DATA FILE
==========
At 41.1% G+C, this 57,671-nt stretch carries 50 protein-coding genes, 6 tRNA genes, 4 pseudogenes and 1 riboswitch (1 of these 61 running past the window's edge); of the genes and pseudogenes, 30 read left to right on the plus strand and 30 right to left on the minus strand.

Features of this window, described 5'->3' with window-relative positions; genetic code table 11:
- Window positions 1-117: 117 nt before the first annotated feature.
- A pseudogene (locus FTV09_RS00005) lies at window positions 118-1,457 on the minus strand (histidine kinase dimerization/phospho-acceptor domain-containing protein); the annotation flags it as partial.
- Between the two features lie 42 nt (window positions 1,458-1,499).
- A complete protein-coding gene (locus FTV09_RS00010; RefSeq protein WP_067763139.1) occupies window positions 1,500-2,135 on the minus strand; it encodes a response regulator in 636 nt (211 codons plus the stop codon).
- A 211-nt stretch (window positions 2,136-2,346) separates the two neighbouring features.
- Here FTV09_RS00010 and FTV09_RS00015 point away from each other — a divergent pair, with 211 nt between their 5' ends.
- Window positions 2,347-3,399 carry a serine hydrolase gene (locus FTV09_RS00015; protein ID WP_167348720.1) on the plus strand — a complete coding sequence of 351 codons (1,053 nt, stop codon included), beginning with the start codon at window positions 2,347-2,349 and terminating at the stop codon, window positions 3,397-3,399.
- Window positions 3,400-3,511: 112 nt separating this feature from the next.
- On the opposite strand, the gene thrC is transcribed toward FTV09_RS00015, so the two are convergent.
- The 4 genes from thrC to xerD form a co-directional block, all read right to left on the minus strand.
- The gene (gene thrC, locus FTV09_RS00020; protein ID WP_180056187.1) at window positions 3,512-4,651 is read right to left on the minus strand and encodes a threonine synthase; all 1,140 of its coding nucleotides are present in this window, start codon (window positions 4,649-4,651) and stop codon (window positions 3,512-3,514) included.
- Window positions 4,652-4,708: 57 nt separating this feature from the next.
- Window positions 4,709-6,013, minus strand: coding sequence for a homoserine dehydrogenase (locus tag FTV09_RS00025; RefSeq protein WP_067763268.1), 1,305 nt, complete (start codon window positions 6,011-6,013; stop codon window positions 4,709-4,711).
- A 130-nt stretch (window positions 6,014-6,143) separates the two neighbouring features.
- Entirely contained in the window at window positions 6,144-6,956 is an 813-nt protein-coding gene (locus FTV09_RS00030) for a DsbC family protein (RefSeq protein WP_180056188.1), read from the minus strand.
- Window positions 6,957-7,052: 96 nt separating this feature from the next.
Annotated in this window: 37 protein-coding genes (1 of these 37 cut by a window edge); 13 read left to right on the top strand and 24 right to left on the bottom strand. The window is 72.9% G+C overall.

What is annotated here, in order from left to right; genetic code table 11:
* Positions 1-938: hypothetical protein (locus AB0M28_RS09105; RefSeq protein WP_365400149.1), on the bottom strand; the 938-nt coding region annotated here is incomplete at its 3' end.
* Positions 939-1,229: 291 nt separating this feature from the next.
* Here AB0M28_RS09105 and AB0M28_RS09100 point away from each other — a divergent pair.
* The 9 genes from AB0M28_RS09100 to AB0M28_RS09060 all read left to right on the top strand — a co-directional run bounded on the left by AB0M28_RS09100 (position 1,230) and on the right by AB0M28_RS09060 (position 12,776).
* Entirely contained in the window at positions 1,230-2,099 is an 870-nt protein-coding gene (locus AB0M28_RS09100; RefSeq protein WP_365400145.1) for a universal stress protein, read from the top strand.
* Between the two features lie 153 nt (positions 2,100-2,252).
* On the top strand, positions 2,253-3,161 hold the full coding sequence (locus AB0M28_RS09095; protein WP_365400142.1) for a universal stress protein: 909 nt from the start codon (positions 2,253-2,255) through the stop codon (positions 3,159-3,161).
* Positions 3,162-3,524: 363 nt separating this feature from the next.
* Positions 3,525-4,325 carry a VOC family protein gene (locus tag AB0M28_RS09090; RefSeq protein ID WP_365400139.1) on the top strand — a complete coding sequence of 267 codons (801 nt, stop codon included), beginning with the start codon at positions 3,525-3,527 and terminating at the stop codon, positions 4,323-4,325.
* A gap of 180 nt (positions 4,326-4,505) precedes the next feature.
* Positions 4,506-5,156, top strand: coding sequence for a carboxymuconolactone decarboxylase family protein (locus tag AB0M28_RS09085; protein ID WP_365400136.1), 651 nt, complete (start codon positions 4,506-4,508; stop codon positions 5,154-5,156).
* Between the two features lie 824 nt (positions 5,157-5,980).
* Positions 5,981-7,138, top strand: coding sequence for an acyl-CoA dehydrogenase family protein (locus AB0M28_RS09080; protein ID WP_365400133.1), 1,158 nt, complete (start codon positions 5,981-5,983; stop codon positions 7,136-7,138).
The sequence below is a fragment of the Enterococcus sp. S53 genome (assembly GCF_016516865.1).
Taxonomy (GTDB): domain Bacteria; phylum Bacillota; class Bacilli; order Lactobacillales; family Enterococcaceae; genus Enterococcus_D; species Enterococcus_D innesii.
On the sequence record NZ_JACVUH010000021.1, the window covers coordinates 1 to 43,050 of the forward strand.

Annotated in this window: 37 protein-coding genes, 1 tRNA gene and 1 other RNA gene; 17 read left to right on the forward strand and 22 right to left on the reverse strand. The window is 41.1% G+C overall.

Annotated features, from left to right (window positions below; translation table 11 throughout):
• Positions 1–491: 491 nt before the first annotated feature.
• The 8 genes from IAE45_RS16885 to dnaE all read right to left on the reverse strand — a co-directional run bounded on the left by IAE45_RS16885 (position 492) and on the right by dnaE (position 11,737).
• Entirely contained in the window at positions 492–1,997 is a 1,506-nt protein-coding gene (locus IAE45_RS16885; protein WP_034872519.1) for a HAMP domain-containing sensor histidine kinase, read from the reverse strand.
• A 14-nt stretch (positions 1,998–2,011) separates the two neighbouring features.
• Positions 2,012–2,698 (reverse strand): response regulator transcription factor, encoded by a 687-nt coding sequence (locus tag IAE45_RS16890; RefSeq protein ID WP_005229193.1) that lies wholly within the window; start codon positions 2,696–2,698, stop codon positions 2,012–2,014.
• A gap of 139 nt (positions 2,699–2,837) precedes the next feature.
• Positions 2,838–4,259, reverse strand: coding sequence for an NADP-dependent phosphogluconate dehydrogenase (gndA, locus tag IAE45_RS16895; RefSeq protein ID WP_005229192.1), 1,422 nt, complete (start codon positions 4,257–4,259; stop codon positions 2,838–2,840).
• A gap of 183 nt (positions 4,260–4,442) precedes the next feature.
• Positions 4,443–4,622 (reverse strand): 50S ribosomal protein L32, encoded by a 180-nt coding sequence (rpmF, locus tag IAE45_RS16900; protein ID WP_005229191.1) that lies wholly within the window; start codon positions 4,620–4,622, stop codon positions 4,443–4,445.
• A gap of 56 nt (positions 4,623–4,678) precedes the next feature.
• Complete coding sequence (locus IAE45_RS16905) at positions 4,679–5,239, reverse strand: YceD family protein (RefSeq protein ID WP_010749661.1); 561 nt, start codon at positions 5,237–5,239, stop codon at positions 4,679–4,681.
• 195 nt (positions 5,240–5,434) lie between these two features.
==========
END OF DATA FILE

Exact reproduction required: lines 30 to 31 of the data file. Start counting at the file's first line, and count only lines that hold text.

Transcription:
* A gap of 180 nt (positions 4,326-4,505) precedes the next feature.
* Positions 4,506-5,156, top strand: coding sequence for a carboxymuconolactone decarboxylase family protein (locus tag AB0M28_RS09085; protein ID WP_365400136.1), 651 nt, complete (start codon positions 4,506-4,508; stop codon positions 5,154-5,156).